Despite first levy increase in four years, most Washington County property owners will pay less
More than half of property owners in Washington County can expect a decrease in county property taxes, despite a slight increase in the overall county levy.
The Washington County Board of Commissioners approved the final 2014 budget and tax levy Dec. 17. No members of the public addressed the board during a Dec. 3 hearing.
The county will collect about $87.7 million in property taxes in 2014, including about $1 million for the voter-approved Land and Water Legacy Program. This represents an increase of 0.66 percent in the county levy and a 0.72 percent increase in the levy for the legacy program.
The legacy program is a $20 million bond referendum to provide funds to protect the environment, purchase parkland, protect water quality and more. The county has spent the first $5 million in bonds and plans to issue another $5 million in bonds.
Officials say the county levy increase is the first in four years, after the county reduced the levy in 2012 and kept it flat in 2011 and 2013.
Although the total tax collected is rising, the additional burden is offset by growth in the county.
“For the first time in a number of years, the county’s tax base is growing again,” Deputy County Administrator Kevin Corbid said.
The value of new construction in 2013 was estimated at $237.5 million. With more property to share the burden, the county’s portion of many tax bills will go down.
“In total, about 53 percent of all property owners in the county are expected to experience a decrease in the county tax,” Corbid said.
Residential property values increased an average of 2.4 percent, according to Corbid, and a median-value home is now worth $207,000.
The owner of a median value home that increased in value by 2.4 percent will pay $626 in county taxes. That’s $4 less than in 2013.
Compared to the other six metro-area counties, Corbid said, Washington County’s tax levy per capita is “near the bottom” — it has the third-lowest per-capita levy. Hennepin County has the highest and Dakota County the lowest.
The county budget is also going up. The approved 2014 budget includes $148.2 million for operating costs, an increase of about 3.8 percent. Part of that increase is due to requirements of the federal Affordable Care Act and state requirements for MnCHOICES, a program that serves seniors and those with disabilities.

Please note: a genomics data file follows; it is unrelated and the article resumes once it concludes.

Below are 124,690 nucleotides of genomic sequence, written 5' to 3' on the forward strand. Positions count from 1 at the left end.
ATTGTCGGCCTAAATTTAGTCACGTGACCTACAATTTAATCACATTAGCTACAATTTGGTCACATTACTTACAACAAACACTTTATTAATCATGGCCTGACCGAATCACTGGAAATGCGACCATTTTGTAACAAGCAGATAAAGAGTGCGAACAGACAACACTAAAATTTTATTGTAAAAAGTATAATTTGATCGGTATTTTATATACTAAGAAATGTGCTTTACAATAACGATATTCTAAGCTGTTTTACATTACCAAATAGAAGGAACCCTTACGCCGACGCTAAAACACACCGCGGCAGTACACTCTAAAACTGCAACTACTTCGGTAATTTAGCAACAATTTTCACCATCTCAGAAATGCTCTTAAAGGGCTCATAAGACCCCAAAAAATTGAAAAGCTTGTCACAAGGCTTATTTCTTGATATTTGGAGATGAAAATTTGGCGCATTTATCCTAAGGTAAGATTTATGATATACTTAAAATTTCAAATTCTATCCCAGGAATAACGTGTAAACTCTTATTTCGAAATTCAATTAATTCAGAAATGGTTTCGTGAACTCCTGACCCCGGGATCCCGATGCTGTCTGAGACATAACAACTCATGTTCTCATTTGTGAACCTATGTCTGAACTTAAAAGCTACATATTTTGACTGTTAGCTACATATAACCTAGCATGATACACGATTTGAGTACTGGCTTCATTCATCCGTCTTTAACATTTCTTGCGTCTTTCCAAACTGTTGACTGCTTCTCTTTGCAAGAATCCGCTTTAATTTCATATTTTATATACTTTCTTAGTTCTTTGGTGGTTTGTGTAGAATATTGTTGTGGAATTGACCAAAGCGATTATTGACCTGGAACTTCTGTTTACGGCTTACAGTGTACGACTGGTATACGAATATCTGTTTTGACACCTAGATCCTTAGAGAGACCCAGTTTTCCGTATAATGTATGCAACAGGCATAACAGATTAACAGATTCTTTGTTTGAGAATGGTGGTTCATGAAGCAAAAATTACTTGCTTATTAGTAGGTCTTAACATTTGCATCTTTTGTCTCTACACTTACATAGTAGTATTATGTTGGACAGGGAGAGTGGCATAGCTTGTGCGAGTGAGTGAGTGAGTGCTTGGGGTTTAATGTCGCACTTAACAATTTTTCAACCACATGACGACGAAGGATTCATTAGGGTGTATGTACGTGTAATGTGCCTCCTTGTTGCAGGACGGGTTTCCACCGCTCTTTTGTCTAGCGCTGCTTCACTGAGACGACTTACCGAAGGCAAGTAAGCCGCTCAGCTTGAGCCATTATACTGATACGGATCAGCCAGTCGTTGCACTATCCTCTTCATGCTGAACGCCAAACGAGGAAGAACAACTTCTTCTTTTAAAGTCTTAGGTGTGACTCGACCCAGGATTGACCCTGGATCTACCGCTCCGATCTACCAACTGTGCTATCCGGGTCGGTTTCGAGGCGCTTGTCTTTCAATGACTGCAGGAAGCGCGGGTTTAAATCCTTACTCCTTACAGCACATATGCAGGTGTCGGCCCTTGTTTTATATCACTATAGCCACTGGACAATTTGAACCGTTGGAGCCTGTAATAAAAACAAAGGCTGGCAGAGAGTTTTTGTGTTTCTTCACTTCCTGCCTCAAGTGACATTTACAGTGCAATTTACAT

The budget includes money for 15.6 additional staff positions, but Corbid pointed out the county has been adding roughly 2,500 residents per year.
“Historically the county has employed about 4.5 employees per 1,000 residents,” he said. “With the increase in new positions … this measure increases slightly to just 4.6 employees per 1,000.”
He said the county has the second-lowest operating cost per capita compared to the other six metro-area counties. Dakota County has the lowest.
Increases in operating costs were partially offset by increased state aid to the county, as well as a state sales tax exemption for local governments.
Washington County spending on capital projects is set at $22.4 million, an increase of 22.7 percent. Much of that increase is going toward road improvements and isn’t funded by the property tax levy, Corbid said.
“The capital expenditure increase is a reflection of the board’s priority to provide additional funding for road projects through our state and federal aid, as well as the increase authorized by the Legislature in the county wheelage tax,” he said.
Key initiatives in the 2014 budget include increased library hours, even-year election costs, increased pavement preservation funding to resurface county roads, Sheriff’s Office fleet replacement, a mobile crime scene van and a 911 phone system update.
At a Dec. 12 meeting, commissioners set their 2014 salaries at $52,713, which is what the commissioners’ salaries have been since 2009.
The board also set salaries with 5 percent increases for Administrator Molly O’Rourke, Sheriff Bill Hutton, and Attorney Pete Orput.
The board unanimously approved the 2014 budget and levy. All praised the final outcome.
Board Chair Lisa Weik said the budget reflects priorities set by voters.
“This is one of the best budgets I’ve seen,” Commissioner Gary Kriesel said.